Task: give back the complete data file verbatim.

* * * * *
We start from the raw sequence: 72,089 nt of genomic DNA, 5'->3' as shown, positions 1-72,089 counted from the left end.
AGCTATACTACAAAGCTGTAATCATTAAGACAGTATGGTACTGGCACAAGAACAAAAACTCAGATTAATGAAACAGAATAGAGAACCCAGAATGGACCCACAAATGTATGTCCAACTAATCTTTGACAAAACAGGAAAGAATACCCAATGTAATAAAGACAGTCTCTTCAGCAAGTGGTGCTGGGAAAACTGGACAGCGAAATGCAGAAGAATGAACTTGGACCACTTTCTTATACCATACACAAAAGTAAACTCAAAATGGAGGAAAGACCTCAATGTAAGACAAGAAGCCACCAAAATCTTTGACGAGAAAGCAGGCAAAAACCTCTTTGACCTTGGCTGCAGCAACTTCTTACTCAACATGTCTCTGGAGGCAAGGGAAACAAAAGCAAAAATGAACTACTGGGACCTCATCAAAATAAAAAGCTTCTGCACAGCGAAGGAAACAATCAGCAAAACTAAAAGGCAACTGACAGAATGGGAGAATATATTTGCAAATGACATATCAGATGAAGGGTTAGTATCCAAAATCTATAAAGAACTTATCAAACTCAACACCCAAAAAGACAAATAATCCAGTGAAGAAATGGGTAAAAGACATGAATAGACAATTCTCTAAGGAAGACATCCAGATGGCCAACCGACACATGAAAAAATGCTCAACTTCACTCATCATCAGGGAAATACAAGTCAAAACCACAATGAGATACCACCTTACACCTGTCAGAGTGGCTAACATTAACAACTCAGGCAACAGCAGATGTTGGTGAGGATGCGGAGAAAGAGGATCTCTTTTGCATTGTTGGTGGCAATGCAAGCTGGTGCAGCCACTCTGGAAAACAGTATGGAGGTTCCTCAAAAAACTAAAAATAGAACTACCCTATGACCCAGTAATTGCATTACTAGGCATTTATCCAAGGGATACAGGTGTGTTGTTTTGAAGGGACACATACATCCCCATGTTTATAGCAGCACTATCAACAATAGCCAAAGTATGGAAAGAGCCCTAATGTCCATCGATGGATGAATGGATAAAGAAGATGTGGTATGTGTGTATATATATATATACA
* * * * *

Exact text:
We start from the raw sequence: 72,089 nt of genomic DNA, 5'->3' as shown, positions 1-72,089 counted from the left end.
AGCTATACTACAAAGCTGTAATCATTAAGACAGTATGGTACTGGCACAAGAACAAAAACTCAGATTAATGAAACAGAATAGAGAACCCAGAATGGACCCACAAATGTATGTCCAACTAATCTTTGACAAAACAGGAAAGAATACCCAATGTAATAAAGACAGTCTCTTCAGCAAGTGGTGCTGGGAAAACTGGACAGCGAAATGCAGAAGAATGAACTTGGACCACTTTCTTATACCATACACAAAAGTAAACTCAAAATGGAGGAAAGACCTCAATGTAAGACAAGAAGCCACCAAAATCTTTGACGAGAAAGCAGGCAAAAACCTCTTTGACCTTGGCTGCAGCAACTTCTTACTCAACATGTCTCTGGAGGCAAGGGAAACAAAAGCAAAAATGAACTACTGGGACCTCATCAAAATAAAAAGCTTCTGCACAGCGAAGGAAACAATCAGCAAAACTAAAAGGCAACTGACAGAATGGGAGAATATATTTGCAAATGACATATCAGATGAAGGGTTAGTATCCAAAATCTATAAAGAACTTATCAAACTCAACACCCAAAAAGACAAATAATCCAGTGAAGAAATGGGTAAAAGACATGAATAGACAATTCTCTAAGGAAGACATCCAGATGGCCAACCGACACATGAAAAAATGCTCAACTTCACTCATCATCAGGGAAATACAAGTCAAAACCACAATGAGATACCACCTTACACCTGTCAGAGTGGCTAACATTAACAACTCAGGCAACAGCAGATGTTGGTGAGGATGCGGAGAAAGAGGATCTCTTTTGCATTGTTGGTGGCAATGCAAGCTGGTGCAGCCACTCTGGAAAACAGTATGGAGGTTCCTCAAAAAACTAAAAATAGAACTACCCTATGACCCAGTAATTGCATTACTAGGCATTTATCCAAGGGATACAGGTGTGTTGTTTTGAAGGGACACATACATCCCCATGTTTATAGCAGCACTATCAACAATAGCCAAAGTATGGAAAGAGCCCTAATGTCCATCGATGGATGAATGGATAAAGAAGATGTGGTATGTGTGTATATATATATATACA